FOUNTAIN AS MUSE
Sunday morning. Outside the bank of our bedroom windows, the fountain’s splash and play completely encompass the peacefulness of home. Our shy friend, a tiny iridescent green hummingbird is curiously eyeing the droplets arcing into the air. Especially while we are all thinking about water problems in California, enjoying a few moments with the sound, sight and spray of our fountain is almost intoxicating.
Throughout the years we have consistently added to Eye of the Day’s library of books pertaining to gardening, fountains, pottery, terracotta and European antiques. While I was mesmerized by the muse of my fountain, I remembered a book I found for Brent a few years ago: Fountains Splash and spectacle: Water and Design from the Renaissance to the Present edited by Marilyn Symmes. The book traces the history of fountains throughout the world from the renovations of ancient Roman aqueducts to choreographed, computer controlled displays combining light, music, and fireworks.
Photographs, paintings, illustrations, etchings and drawings are so plentiful and varied that even if you only pick up the book to see them you’ll be drawn into reading a few paragraphs like this one:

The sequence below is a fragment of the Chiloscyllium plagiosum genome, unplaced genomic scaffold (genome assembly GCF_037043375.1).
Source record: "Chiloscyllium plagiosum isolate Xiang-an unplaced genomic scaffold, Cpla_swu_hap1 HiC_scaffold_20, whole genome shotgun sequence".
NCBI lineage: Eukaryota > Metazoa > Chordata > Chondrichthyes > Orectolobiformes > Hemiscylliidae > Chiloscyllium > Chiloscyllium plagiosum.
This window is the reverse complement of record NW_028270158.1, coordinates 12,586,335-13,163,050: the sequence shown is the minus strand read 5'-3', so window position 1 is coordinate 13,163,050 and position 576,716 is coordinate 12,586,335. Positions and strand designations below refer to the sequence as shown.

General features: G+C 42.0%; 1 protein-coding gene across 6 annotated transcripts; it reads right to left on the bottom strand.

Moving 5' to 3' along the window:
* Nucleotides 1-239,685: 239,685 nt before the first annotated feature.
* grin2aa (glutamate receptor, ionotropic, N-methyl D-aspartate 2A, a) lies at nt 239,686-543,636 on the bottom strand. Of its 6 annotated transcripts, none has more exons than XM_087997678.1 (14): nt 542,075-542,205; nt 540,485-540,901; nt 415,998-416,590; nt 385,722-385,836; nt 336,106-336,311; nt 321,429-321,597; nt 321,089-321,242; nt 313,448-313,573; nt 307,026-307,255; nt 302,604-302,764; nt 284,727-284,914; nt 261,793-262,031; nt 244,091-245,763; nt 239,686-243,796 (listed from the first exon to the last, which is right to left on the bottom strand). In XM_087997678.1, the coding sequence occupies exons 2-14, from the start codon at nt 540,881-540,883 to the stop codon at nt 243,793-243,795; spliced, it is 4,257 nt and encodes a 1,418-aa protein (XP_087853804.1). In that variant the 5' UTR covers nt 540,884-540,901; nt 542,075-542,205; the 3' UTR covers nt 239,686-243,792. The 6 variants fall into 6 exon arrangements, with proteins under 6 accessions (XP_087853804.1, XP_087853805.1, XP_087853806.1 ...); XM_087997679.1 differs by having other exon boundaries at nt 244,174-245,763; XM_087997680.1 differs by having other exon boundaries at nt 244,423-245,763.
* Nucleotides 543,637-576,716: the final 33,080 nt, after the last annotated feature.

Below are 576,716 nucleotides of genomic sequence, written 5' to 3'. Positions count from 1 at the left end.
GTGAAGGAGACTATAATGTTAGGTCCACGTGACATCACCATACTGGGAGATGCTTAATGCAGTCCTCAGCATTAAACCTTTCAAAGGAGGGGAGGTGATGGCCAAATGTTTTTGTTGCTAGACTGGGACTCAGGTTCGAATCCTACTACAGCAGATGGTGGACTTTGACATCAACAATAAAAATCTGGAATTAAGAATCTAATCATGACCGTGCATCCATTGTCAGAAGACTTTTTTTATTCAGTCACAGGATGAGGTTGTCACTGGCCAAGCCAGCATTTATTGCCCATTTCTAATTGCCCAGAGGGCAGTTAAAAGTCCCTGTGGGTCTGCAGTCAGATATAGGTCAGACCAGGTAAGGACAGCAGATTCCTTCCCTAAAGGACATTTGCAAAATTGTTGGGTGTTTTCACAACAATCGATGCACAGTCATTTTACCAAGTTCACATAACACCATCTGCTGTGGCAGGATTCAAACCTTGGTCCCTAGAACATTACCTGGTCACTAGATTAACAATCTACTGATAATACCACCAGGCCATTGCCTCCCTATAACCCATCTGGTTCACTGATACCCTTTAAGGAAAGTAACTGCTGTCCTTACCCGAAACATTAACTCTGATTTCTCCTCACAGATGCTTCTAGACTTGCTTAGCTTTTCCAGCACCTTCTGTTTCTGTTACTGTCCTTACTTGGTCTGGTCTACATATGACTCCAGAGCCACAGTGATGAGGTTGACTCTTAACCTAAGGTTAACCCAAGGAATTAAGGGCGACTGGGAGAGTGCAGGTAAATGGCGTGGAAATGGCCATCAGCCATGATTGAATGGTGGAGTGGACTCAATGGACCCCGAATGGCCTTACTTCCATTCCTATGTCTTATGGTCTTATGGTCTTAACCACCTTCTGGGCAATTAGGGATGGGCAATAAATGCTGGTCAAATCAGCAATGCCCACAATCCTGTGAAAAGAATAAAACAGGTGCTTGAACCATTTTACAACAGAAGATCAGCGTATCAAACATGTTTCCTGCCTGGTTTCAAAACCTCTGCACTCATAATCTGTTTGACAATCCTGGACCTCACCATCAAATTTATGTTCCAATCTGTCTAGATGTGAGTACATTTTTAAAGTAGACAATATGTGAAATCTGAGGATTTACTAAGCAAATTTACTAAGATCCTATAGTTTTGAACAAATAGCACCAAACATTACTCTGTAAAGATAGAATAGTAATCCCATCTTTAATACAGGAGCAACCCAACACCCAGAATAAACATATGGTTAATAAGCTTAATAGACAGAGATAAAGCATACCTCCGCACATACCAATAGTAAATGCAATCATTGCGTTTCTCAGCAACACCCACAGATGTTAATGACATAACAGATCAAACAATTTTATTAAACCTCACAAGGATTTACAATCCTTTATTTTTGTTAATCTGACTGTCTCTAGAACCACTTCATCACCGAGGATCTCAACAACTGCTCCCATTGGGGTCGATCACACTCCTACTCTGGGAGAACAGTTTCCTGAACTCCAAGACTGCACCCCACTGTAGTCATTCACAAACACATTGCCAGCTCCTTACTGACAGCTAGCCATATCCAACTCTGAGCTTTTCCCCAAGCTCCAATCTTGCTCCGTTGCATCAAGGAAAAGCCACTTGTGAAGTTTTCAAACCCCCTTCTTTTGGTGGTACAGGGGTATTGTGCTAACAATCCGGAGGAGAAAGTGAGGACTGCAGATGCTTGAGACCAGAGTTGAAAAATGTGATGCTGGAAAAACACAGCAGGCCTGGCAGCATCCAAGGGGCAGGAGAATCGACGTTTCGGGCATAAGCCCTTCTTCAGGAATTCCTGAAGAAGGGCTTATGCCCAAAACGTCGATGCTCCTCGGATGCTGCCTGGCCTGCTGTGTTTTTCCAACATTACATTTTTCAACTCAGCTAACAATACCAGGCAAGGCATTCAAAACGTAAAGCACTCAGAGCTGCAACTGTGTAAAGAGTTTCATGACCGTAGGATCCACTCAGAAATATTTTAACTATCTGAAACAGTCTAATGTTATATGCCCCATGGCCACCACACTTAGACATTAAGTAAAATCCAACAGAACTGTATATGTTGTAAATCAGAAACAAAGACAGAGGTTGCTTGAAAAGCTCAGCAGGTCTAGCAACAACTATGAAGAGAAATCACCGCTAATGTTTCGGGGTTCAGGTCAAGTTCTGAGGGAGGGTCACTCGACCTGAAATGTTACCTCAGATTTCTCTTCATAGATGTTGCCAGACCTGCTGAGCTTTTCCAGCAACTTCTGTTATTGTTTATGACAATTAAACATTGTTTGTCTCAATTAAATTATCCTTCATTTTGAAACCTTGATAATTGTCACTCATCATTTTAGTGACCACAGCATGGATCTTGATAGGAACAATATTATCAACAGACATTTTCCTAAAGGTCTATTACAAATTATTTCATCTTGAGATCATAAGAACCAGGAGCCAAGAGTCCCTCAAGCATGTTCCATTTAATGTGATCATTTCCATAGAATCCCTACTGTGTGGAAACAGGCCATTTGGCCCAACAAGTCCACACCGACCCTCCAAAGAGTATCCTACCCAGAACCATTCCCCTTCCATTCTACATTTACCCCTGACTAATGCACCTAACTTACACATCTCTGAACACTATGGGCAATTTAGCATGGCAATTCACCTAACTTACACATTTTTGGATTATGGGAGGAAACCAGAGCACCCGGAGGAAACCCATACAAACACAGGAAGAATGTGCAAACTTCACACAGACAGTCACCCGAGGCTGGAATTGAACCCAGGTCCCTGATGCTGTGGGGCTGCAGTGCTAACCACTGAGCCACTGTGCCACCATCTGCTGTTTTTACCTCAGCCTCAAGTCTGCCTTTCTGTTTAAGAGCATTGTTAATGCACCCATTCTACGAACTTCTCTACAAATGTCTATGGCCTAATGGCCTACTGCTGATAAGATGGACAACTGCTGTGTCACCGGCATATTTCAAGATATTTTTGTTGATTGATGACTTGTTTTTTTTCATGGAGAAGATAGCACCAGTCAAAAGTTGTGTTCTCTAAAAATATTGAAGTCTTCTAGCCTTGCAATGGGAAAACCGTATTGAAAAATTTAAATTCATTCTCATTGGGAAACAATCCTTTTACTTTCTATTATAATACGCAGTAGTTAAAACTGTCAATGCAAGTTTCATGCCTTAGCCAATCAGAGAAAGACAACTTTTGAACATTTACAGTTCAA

Water possesses almost magical qualities. A spraying fire hydrant can transform a sweltering city street into a temporary oasis, offering neighborhood children a showery playground as welcome relief—from the dry, hard pavement…the sound of moving water—sometimes a roar, at other times a whisper–breaks the stillness and can provide an aural refreshment on a warm day.
The last photo in the book is the best possible illustration of this paragraph.
Though our water problems have no foreseeable end and we may need to regulate the use of our fountains, the birds, bees and butterflies not only enjoy, but need water to survive and even a few hours a day provide a magical quality. And that’s not just for animals, but for those of us staring out the window on a Sunday morning as well.
Fountains: Splash and Spectacle – Water and Design from the Renaissance to the Present. Edited by Marilyn Symmes. The Smithsonian Institution, 1998.